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Perl 5.10 given/when tricks and caveats

by mr_mischief (Monsignor)
on Sep 04, 2008 at 21:08 UTC ( #709120=perlmeditation: print w/ replies, xml ) Need Help??

In perlsyn you can find the words 'You can use the "continue" keyword to fall through from one case to the next'. You can also find this example:
given($foo) { when (/x/) { say '$foo contains an x'; continue } when (/y/) { say '$foo contains a y' } default { say '$foo contains neither an x nor a y' } }
Now, I'm not primarily a C programmer, but what I took "fall through" to mean is not what happens there. The "continue" doesn't skip the implicit break in the case, but means to actually continue testing cases.

That means this Perl code:
#!/usr/local/bin/perl use feature qw{ switch }; use strict; use warnings; sub match { my $i = 0; my $foo = shift; given ( $foo ) { when ( 1 ) { $i++; continue; } when ( 2 ) { $i++; continue; } when ( 3 ) { $i++; continue; } when ( 4 ) { $i++; } } print "$foo: "; print "4!" if 4 == $i; print "\n"; } match 1; match 2; match 3; match 4; match 5;
which prints:
1: 2: 3: 4: 5:
is not equivalent to this C code:
#include <stdio.h> #include <stdlib.h> int match ( int foo ) { int i = 0; printf( "%d: ", foo ); switch ( foo ) { case 1: i++; case 2: i++; case 3: i++; case 4: i++; break; } if ( 4 == i ) { printf( "4" ); } printf( "\n" ); } int main ( int argc, const char **argv ) { match( 1 ); match( 2 ); match( 3 ); match( 4 ); match( 5 ); exit( 0 ); }
which prints:
1: 4 2: 3: 4: 5:

However, it means you can do neat tricks like this:

#!/usr/local/bin/perl use feature qw{ switch }; use strict; use warnings; sub match { my $i = 0; my $foo = shift; print $foo . ': '; given ( $foo ) { when ( /^Just / ) { $i++; continue; } when ( /another / ) { $i++; continue; } when ( /[Pp]erl / ) { $i++; continue; } when ( /hacker\.?$/ ) { $i++; } } print 'Me too!' if 4 == $i; print "\n"; } match 'Just another Perl hacker'; match 'Just another Perl slacker';
which prints:
Just another Perl hacker: Me too! Just another Perl slacker:
So don't forget that you'll have to give up a little bit of convenience you might be used to with straight fall through. Happily, though, you end up with a good deal more convenience by being able to restart the switch and having the smart match applied again to the remaining cases.

Unfortunately, this feature of continuing through the tests and having a default in the same switch statement are not really that smart a combination. Try giving that example from perlsyn the value x for $foo, and you get:

$foo contains an x $foo contains neither an x nor a y
... which makes very little sense.

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Re: Perl 5.10 given/when tricks and caveats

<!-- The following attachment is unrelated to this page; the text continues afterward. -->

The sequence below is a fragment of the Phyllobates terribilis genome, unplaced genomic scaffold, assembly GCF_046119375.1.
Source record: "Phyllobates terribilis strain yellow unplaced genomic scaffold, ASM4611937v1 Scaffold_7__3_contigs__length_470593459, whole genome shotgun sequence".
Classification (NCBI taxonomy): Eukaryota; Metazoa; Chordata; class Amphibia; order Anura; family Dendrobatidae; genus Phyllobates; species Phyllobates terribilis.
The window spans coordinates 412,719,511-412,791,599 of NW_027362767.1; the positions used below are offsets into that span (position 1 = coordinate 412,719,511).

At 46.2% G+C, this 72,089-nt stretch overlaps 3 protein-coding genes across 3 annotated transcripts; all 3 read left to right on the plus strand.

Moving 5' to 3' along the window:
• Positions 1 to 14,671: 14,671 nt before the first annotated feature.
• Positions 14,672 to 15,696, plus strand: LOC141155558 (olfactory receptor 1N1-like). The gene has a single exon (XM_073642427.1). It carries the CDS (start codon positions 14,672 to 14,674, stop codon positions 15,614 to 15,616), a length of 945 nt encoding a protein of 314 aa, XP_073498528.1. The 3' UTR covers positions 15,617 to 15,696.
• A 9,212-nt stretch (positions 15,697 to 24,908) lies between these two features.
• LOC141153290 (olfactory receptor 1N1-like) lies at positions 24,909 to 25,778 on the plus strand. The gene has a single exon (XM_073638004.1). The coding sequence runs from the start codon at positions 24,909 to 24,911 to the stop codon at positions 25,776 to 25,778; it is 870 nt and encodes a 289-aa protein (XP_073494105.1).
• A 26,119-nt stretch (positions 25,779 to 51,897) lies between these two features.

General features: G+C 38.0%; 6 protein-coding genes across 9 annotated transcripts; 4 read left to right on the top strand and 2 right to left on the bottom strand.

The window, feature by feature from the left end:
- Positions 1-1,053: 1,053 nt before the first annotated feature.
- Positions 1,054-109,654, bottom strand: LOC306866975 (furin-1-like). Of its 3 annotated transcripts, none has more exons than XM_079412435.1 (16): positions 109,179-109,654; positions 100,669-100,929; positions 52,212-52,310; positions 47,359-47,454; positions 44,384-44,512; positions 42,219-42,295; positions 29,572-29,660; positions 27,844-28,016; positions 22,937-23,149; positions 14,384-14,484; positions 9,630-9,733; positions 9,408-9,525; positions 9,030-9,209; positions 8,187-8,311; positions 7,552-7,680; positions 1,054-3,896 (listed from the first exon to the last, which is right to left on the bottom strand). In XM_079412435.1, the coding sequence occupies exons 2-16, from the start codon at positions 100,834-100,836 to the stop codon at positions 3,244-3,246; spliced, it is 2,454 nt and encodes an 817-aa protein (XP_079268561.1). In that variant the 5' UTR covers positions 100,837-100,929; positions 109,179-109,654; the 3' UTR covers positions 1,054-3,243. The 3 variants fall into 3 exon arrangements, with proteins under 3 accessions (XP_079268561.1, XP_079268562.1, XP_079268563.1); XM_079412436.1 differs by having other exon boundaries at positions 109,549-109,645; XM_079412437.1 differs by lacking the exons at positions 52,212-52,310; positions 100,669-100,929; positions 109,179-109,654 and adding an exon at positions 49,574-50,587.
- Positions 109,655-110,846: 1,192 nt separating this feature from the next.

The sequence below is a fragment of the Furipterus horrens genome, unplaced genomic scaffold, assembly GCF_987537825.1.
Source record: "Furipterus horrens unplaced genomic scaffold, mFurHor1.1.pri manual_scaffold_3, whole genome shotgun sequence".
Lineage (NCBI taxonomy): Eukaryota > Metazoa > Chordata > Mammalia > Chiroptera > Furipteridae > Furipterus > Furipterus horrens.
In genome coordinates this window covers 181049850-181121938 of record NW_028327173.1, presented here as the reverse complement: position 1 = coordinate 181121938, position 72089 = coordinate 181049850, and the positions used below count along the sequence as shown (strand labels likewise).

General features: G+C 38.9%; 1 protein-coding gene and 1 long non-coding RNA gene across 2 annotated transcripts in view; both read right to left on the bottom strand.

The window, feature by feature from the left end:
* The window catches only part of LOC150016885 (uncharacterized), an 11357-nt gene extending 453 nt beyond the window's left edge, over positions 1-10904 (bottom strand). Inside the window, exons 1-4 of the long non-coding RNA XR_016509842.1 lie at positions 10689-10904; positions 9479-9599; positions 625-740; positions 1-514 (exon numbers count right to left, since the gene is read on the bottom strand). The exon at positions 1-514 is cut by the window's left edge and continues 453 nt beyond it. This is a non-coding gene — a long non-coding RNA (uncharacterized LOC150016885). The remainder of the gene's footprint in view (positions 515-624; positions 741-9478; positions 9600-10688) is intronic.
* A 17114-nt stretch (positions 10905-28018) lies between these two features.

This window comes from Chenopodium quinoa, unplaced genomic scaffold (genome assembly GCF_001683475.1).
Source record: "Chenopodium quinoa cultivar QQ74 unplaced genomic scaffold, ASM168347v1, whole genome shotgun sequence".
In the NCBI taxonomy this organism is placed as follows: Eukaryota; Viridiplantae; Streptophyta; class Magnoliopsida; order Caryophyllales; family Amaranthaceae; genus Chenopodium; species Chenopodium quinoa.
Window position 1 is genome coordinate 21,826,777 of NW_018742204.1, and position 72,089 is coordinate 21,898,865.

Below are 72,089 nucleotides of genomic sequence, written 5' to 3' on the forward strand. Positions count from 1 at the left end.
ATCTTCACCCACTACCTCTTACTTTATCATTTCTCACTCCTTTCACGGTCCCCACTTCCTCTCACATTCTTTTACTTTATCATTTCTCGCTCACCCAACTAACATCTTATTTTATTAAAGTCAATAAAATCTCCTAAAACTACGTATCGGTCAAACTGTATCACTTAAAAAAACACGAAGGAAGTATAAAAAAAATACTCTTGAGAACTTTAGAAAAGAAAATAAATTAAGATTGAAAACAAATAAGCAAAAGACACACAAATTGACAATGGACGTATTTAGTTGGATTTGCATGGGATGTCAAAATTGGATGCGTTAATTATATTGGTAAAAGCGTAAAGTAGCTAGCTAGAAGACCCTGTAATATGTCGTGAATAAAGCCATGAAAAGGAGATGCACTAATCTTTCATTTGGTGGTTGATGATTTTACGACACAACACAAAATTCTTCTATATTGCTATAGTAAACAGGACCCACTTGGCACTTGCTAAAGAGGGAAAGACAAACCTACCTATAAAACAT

by sasdrtx (Friar) on Sep 05, 2008 at 00:40 UTC
    I think your first example would be more useful if you just printed the value of $i on every iteration. I don't have perl 5.10 handy myself.

    This does seem like odd behavior. No switch/select I'm familiar with (I admit that's not many) tries to match multiple cases/whens. Obviously in C the limitations of case tests to simple constants would make that behavior silly.

    A switch group is generally used as a prettier form of a series of if/elsif/.../else statements. The Perl implementation of continue seems to just change the next elsif to a plain if. And in that case, why not just use a plain if?

    I'd like to see an example of how this behavior was expected to be used.


    sas
      You may be right about the presentation of that example. I arrived at the code showing the differences through a bit of a convoluted process. I was playing with the differences in a few directions for myself to decide just what to show. I think the code I posted before shows as much about that process as about the resulting idea for the post. Hopefully your idea presents it more clearly to those of you whose voices are outside my head. ;-)

      Here's the new C and Perl code and their output:

      Perl code:

      C code:

      And here's the new output for the Perl:

      1: 1 2: 1 3: 1 4: 1 5: 0
      And the C:
      1: 4 2: 3 3: 2 4: 1 5: 0

      The real trick is that C's switch statement can be compiled down to a jump table in the assembly, which is the main reason it's so constrained. We had a discussion on this a long while back.


      "There is no shame in being self-taught, only in not trying to learn in the first place." -- Atrus, Myst: The Book of D'ni.

Re: Perl 5.10 given/when tricks and caveats
by pjf (Curate) on Sep 08, 2008 at 07:56 UTC
    $foo contains an x $foo contains neither an x nor a y

    ... which makes very little sense.

    That particular piece of documentation in perlsyn is wrong, and is corrected by patch 33488 which will be included in Perl 5.10.1.

      Thanks for submitting that to the list and for pointing it out here.

      The continue still means that the default cannot be used to say that there is no 'x'. This possible in C and most other languages with 'fall through' semantics for switch statements. Perhaps the 'fall through' portion needs to be clarified rather than just tweaking the example code.

      Clearing up the misleading code sample is one thing, but actually making it clear why the default case cannot say anything at all about the case that is continued is another.

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